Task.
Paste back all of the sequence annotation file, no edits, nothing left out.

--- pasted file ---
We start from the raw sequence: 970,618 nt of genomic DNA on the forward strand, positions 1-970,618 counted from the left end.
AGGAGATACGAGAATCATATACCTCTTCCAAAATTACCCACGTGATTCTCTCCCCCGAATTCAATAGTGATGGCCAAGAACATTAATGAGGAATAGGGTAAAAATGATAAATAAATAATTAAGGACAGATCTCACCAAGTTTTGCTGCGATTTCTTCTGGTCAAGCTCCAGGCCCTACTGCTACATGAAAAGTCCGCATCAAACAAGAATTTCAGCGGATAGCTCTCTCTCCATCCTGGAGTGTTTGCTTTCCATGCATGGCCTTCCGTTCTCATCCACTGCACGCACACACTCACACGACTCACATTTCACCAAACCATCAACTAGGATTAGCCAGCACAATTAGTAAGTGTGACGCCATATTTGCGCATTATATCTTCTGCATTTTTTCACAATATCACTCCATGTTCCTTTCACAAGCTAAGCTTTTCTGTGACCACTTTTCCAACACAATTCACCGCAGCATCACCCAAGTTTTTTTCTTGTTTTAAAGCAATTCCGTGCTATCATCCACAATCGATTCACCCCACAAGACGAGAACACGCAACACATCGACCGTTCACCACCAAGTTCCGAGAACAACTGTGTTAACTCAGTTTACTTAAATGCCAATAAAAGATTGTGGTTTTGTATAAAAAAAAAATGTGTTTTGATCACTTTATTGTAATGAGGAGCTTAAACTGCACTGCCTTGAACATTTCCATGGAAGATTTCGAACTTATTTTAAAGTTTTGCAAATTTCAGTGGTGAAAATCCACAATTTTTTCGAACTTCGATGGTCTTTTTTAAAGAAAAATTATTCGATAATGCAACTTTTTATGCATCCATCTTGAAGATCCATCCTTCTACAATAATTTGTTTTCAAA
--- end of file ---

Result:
We start from the raw sequence: 970,618 nt of genomic DNA on the forward strand, positions 1-970,618 counted from the left end.
AGGAGATACGAGAATCATATACCTCTTCCAAAATTACCCACGTGATTCTCTCCCCCGAATTCAATAGTGATGGCCAAGAACATTAATGAGGAATAGGGTAAAAATGATAAATAAATAATTAAGGACAGATCTCACCAAGTTTTGCTGCGATTTCTTCTGGTCAAGCTCCAGGCCCTACTGCTACATGAAAAGTCCGCATCAAACAAGAATTTCAGCGGATAGCTCTCTCTCCATCCTGGAGTGTTTGCTTTCCATGCATGGCCTTCCGTTCTCATCCACTGCACGCACACACTCACACGACTCACATTTCACCAAACCATCAACTAGGATTAGCCAGCACAATTAGTAAGTGTGACGCCATATTTGCGCATTATATCTTCTGCATTTTTTCACAATATCACTCCATGTTCCTTTCACAAGCTAAGCTTTTCTGTGACCACTTTTCCAACACAATTCACCGCAGCATCACCCAAGTTTTTTTCTTGTTTTAAAGCAATTCCGTGCTATCATCCACAATCGATTCACCCCACAAGACGAGAACACGCAACACATCGACCGTTCACCACCAAGTTCCGAGAACAACTGTGTTAACTCAGTTTACTTAAATGCCAATAAAAGATTGTGGTTTTGTATAAAAAAAAAATGTGTTTTGATCACTTTATTGTAATGAGGAGCTTAAACTGCACTGCCTTGAACATTTCCATGGAAGATTTCGAACTTATTTTAAAGTTTTGCAAATTTCAGTGGTGAAAATCCACAATTTTTTCGAACTTCGATGGTCTTTTTTAAAGAAAAATTATTCGATAATGCAACTTTTTATGCATCCATCTTGAAGATCCATCCTTCTACAATAATTTGTTTTCAAA